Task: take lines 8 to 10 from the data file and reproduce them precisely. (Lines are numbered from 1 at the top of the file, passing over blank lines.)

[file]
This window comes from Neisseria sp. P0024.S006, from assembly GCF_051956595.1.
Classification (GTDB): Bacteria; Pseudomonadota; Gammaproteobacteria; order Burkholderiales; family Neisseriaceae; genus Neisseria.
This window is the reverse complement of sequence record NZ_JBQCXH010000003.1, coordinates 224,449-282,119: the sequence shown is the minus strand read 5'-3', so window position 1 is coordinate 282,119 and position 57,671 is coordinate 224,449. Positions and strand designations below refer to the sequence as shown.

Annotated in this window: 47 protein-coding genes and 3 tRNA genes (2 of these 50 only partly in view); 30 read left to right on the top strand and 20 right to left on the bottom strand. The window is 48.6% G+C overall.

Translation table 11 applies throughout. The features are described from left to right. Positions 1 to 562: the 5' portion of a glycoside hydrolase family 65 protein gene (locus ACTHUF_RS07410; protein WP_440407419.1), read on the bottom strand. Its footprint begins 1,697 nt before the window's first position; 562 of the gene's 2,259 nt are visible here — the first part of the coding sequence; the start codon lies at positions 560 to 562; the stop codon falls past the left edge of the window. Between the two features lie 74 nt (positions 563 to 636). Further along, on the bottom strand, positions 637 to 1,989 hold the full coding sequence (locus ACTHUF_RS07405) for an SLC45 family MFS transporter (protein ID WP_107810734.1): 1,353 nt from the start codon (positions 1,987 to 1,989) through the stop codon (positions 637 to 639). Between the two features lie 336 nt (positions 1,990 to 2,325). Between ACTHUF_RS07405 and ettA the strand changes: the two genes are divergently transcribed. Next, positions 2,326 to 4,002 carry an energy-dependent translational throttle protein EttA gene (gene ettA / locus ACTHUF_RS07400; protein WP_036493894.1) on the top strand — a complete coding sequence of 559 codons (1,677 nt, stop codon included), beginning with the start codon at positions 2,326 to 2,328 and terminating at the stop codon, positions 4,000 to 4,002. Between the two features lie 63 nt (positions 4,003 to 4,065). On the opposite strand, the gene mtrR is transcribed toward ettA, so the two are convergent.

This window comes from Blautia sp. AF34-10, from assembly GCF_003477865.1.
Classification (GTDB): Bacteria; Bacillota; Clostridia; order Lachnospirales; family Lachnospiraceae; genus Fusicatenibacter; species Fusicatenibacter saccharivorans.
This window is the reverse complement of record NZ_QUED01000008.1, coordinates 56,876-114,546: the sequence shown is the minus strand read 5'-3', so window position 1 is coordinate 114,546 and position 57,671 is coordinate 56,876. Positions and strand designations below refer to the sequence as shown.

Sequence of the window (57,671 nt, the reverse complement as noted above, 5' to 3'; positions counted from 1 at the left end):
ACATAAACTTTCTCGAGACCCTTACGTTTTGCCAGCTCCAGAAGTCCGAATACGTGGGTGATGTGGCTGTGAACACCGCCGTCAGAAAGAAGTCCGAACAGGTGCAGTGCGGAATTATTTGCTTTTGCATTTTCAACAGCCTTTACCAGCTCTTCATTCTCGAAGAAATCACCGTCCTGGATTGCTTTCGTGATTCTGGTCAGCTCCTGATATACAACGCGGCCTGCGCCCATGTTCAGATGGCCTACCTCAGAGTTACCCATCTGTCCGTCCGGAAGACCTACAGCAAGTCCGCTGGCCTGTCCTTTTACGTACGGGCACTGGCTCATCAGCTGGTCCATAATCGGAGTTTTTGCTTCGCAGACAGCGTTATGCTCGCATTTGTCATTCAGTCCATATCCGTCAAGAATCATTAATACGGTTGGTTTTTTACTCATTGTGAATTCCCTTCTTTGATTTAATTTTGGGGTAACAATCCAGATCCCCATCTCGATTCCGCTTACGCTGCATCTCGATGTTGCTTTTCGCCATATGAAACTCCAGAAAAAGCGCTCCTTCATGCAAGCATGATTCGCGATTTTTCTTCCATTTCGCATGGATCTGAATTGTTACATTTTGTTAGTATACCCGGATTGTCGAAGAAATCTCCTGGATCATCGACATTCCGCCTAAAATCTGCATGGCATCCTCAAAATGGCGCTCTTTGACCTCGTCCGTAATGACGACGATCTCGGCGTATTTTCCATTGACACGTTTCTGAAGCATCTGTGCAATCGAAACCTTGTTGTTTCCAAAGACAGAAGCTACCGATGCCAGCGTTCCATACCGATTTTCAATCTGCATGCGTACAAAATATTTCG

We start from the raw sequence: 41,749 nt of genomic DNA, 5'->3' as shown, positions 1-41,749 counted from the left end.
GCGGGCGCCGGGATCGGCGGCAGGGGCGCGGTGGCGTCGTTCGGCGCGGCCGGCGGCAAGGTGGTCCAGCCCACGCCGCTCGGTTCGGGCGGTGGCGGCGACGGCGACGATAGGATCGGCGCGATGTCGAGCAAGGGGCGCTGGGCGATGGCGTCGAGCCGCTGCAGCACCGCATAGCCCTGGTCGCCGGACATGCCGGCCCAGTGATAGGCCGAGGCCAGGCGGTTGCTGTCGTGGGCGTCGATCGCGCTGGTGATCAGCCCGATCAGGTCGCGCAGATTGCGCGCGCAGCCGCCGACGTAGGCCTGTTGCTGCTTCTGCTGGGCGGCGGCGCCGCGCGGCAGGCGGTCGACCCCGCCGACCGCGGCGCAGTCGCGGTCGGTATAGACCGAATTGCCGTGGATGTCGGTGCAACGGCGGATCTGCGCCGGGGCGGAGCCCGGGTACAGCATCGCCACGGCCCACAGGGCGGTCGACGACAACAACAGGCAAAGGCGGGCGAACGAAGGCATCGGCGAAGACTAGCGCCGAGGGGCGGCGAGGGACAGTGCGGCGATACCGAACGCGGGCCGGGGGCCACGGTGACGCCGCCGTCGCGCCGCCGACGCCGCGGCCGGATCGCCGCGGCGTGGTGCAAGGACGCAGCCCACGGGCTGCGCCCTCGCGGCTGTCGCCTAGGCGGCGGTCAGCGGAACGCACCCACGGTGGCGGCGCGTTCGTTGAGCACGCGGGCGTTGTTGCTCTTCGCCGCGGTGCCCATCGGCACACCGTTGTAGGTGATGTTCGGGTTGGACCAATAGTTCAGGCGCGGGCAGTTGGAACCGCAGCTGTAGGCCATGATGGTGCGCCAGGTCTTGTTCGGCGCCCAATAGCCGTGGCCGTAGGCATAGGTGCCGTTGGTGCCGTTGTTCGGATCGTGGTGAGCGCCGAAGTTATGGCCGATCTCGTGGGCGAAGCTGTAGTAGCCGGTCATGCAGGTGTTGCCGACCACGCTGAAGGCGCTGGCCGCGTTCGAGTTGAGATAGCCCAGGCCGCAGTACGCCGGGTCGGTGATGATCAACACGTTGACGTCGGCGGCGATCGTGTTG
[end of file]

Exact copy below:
This window is the reverse complement of record NZ_QUED01000008.1, coordinates 56,876-114,546: the sequence shown is the minus strand read 5'-3', so window position 1 is coordinate 114,546 and position 57,671 is coordinate 56,876. Positions and strand designations below refer to the sequence as shown.

Sequence of the window (57,671 nt, the reverse complement as noted above, 5' to 3'; positions counted from 1 at the left end):
ACATAAACTTTCTCGAGACCCTTACGTTTTGCCAGCTCCAGAAGTCCGAATACGTGGGTGATGTGGCTGTGAACACCGCCGTCAGAAAGAAGTCCGAACAGGTGCAGTGCGGAATTATTTGCTTTTGCATTTTCAACAGCCTTTACCAGCTCTTCATTCTCGAAGAAATCACCGTCCTGGATTGCTTTCGTGATTCTGGTCAGCTCCTGATATACAACGCGGCCTGCGCCCATGTTCAGATGGCCTACCTCAGAGTTACCCATCTGTCCGTCCGGAAGACCTACAGCAAGTCCGCTGGCCTGTCCTTTTACGTACGGGCACTGGCTCATCAGCTGGTCCATAATCGGAGTTTTTGCTTCGCAGACAGCGTTATGCTCGCATTTGTCATTCAGTCCATATCCGTCAAGAATCATTAATACGGTTGGTTTTTTACTCATTGTGAATTCCCTTCTTTGATTTAATTTTGGGGTAACAATCCAGATCCCCATCTCGATTCCGCTTACGCTGCATCTCGATGTTGCTTTTCGCCATATGAAACTCCAGAAAAAGCGCTCCTTCATGCAAGCATGATTCGCGATTTTTCTTCCATTTCGCATGGATCTGAATTGTTACATTTTGTTAGTATACCCGGATTGTCGAAGAAATCTCCTGGATCATCGACATTCCGCCTAAAATCTGCATGGCATCCTCAAAATGGCGCTCTTTGACCTCGTCCGTAATGACGACGATCTCGGCGTATTTTCCATTGACACGTTTCTGAAGCATCTGTGCAATCGAAACCTTGTTGTTTCCAAAGACAGAAGCTACCGATGCCAGCGTTCCATACCGATTTTCAATCTGCATGCGTACAAAATATTTCG